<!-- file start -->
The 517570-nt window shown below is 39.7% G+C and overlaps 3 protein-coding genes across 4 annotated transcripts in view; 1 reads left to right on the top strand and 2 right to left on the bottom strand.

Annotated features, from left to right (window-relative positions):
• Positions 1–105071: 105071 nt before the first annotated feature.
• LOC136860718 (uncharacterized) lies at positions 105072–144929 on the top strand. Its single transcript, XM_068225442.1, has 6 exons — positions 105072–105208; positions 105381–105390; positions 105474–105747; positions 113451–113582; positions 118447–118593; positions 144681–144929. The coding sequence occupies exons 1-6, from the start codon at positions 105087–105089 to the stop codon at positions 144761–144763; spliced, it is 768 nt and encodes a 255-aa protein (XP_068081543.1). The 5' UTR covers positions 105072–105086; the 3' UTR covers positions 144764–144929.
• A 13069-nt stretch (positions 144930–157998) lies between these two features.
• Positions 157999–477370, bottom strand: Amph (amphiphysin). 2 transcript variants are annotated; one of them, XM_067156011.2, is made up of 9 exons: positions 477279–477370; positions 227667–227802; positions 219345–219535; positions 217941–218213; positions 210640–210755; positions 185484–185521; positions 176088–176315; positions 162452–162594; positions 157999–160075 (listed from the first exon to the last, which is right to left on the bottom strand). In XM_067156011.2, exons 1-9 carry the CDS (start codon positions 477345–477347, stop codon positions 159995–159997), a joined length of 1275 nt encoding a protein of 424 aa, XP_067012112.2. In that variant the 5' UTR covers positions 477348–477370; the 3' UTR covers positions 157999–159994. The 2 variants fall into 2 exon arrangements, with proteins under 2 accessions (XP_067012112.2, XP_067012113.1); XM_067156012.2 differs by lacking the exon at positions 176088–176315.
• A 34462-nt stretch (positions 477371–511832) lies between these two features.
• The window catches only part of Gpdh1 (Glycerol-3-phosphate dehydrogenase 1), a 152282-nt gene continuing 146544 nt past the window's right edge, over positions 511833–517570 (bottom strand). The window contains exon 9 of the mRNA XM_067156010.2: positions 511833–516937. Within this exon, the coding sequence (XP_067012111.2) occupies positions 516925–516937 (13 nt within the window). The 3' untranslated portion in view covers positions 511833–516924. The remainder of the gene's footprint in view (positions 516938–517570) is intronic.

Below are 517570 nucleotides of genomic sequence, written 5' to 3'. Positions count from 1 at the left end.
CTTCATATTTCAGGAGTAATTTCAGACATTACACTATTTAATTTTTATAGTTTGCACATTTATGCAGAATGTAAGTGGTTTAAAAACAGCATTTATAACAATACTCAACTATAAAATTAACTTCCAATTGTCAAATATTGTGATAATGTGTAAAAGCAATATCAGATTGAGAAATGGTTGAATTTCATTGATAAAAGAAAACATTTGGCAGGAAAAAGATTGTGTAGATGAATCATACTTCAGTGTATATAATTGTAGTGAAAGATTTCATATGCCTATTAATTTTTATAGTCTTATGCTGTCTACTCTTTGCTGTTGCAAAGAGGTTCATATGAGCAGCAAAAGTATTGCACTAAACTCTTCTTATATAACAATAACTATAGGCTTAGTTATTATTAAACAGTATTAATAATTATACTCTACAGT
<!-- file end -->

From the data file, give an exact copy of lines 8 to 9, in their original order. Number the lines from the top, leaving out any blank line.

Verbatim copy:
• The window catches only part of Gpdh1 (Glycerol-3-phosphate dehydrogenase 1), a 152282-nt gene continuing 146544 nt past the window's right edge, over positions 511833–517570 (bottom strand). The window contains exon 9 of the mRNA XM_067156010.2: positions 511833–516937. Within this exon, the coding sequence (XP_067012111.2) occupies positions 516925–516937 (13 nt within the window). The 3' untranslated portion in view covers positions 511833–516924. The remainder of the gene's footprint in view (positions 516938–517570) is intronic.

Below are 517570 nucleotides of genomic sequence, written 5' to 3'. Positions count from 1 at the left end.